Discussion in '.375 & Up' started by TOBY458, Apr 16, 2019.
Now you're just trying to start trouble!
How do you feel about the 416 Ruger caliber vs 416 Rem Mag?
I ordered some 550gr Woodleigh SP and Hydro solids. Hoping to get them within a couple inches of each other at 50 yards.
What velocity do you plan to push them in your 450?
For sure not over 2,200...but not below 2,100...
Sharp likes to get in close...and I really don't want to shoot at a buffalo at 50 yards if I can help it! Closer the better.
So I for certain will not exceed Woodleigh's recommended max impact velocity.
I have not decided for certain which rifle I am going to take. But if I can get a load moving the 550 at 2,150 or so, that prints near the Hydro (Sharp wants me to have some solids along) then that will help me make my decision.
I do not like either.
If I could only choose between these two, probably the 416 Ruger. If I could choose any 416 caliber I would choose the 416 Rigby.
If I had a choice of any 400 caliber I would take a 404 Jeff in a bolt and a 450/400 NE in a double. The 500/416 NE makes a lot of sense as well, excellent buffalo and lion caliber.
DON;T pass up a serious consideration of the current hornady bullets now offered in ,458 solid and soft at 500 g and 480 grain [copper steel clad ]
fit the caliber and the velocity-- just right -- affordable and available
and will be for a long time in to the future I have used em -- work very well -- also as suggested above the woodleighs -- can't beat em
I've heard they're bonding them now for better performance. Is that true?
We welcome Hornady to the late 20th Century
So many better bullets available, especially for DG! Good practice/plinking bullet though....
I can recommend the Woodleigh softs.
Recovered this 500grn bullet (Norma African PH 470NE advertised at 2150FPS) from a male Lion.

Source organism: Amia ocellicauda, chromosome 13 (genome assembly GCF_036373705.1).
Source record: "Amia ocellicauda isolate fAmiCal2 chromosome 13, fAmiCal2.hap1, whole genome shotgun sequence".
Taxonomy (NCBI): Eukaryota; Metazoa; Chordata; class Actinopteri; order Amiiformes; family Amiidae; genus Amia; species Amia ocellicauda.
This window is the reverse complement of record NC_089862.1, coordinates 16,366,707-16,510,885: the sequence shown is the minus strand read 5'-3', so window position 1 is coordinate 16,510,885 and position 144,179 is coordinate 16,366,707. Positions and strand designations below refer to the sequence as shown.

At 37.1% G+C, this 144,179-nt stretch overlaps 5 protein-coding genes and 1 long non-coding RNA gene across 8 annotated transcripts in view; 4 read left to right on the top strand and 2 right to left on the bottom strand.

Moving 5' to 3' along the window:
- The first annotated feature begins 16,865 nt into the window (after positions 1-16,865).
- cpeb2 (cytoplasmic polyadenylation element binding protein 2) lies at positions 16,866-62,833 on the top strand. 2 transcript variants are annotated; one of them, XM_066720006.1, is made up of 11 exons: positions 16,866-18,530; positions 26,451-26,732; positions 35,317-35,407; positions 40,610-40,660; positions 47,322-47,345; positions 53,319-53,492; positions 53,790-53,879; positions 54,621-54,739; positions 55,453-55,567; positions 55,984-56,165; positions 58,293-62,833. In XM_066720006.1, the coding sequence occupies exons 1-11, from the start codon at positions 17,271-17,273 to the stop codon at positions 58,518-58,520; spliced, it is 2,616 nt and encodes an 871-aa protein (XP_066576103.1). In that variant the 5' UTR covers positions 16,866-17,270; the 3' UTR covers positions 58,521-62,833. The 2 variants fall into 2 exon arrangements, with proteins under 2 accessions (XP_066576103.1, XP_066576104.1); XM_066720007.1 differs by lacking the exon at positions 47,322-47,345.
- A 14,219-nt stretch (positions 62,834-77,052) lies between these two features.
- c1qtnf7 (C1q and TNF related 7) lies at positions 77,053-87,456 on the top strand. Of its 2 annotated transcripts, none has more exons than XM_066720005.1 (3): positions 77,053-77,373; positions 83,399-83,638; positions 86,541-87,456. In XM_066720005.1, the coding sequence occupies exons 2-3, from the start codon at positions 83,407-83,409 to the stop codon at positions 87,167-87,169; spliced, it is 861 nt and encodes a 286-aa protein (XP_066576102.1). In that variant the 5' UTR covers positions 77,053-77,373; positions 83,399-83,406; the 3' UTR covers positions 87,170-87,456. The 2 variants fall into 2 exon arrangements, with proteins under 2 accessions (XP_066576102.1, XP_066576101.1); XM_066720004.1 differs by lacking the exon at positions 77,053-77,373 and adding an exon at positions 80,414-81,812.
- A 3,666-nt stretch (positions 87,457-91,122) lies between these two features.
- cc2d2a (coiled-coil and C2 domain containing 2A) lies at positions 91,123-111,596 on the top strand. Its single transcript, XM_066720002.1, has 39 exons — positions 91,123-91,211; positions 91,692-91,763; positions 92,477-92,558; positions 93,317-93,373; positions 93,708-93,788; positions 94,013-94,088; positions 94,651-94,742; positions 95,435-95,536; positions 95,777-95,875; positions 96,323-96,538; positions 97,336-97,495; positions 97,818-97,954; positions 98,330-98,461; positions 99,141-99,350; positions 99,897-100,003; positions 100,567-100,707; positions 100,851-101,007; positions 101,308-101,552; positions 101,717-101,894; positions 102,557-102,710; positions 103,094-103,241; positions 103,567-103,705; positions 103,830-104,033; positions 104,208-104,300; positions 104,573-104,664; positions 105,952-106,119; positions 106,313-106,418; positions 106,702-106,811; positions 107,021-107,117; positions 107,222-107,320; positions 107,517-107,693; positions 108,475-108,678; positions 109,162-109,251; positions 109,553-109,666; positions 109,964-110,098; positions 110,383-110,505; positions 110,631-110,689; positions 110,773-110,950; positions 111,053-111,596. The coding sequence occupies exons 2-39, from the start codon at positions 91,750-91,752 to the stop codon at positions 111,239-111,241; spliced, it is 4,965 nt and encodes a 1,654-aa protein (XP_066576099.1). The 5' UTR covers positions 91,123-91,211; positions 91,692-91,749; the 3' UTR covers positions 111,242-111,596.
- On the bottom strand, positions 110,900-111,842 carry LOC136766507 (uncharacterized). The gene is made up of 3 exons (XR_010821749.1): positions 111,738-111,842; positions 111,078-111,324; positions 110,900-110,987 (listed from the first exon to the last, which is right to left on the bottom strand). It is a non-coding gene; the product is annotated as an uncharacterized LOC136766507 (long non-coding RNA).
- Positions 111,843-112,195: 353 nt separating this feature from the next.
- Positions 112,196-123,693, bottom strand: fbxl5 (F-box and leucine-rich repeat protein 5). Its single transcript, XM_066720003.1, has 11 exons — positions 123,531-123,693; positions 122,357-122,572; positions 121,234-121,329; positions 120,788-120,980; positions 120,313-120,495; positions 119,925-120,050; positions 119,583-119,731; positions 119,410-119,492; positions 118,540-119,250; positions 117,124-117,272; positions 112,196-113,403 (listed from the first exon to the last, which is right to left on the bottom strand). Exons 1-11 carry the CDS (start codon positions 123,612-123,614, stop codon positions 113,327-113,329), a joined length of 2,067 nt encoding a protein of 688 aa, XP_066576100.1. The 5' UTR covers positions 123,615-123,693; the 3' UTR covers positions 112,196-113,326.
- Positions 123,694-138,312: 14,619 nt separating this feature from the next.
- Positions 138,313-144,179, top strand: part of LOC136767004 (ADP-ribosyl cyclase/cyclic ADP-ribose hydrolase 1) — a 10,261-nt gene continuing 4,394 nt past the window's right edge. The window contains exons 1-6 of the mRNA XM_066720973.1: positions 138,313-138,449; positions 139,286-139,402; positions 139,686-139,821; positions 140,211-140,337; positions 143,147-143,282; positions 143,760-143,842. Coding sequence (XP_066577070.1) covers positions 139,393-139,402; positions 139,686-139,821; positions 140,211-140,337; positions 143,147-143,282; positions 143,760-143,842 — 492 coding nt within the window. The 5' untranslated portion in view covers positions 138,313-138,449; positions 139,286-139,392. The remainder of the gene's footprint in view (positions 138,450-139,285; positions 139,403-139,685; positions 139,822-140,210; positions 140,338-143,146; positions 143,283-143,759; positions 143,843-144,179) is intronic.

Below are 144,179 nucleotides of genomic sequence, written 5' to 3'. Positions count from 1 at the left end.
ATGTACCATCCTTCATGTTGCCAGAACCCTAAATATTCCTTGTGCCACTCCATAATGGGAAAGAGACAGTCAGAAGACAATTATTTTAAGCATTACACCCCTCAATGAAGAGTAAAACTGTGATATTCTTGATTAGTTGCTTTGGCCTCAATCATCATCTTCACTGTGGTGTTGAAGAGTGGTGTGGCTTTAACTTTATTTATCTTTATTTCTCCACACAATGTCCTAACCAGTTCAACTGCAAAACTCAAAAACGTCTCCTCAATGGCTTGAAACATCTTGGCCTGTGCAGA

The lion turned & offered a heavy quartering away shot on the last day of our hunt, at 18M I Placed the bullet on the last rib, it devastated the top of the heart & lungs and was found under the skin at the base of the neck. The cat managed 15M & was down for good.
Bullet retained 490grn.
I don't know about you guys...but this picture makes me want to go out and smack a Cape Buffalo!
500grn monometals tend to be too long for most .458's.
Best advice is to drop to 450grn unless you are using a compact projectile or have a long actioned rife - like a 602.
As far as I can make out the 450grn Barnes TSX is the most popular projectile amongst sport hunters using the .458WM- but maybe only because it had a lead.
450grn Peregrine and .485grn Rhino are both excellent but these ae possibly not available to you.
.450grn Swift A Frame will be available to you, and is an excellent choice.
The new 480grn Hornady DGX/DGS combo is also popular.
NOTE: A .458WM is not a Lott, so you don't have to be worried about bullets breaking up at close range, and you are probably also better off with a bullet under 500gr. Aim for about 2150- 2200fps and everything will be good
BTW, bear in mind that V0 is basically irrelevant - what's important is impact velocity. So where exactly you are planning to hunt is very important in this equation. A lighter , flatting shooting load is more versatile , buy if in densely bushed areas then a heavier bullet is a better option, even though you will lose velocity.
Is that a Dakota?
Yes, it is.
Superb cartridge. Pity it's not readily available here.
Nice long neck, great capacity to push any .458 bullet at useful speed with relatively low pressure.
Dakota supplies brass at very reasonable prices (I found 250 cases on Gunbroker for 1 dollar each plus shipping!). Dies were a bit of a pain, but I got some after about a one month wait.
I think it is a very well designed cartridge.
Well, I sold my 458 Lott yesterday, so I no longer really need to know what the best 458 Bullet @2150fps is anymore! Haha!
Maybe there's a 450 Rigby in my future though....
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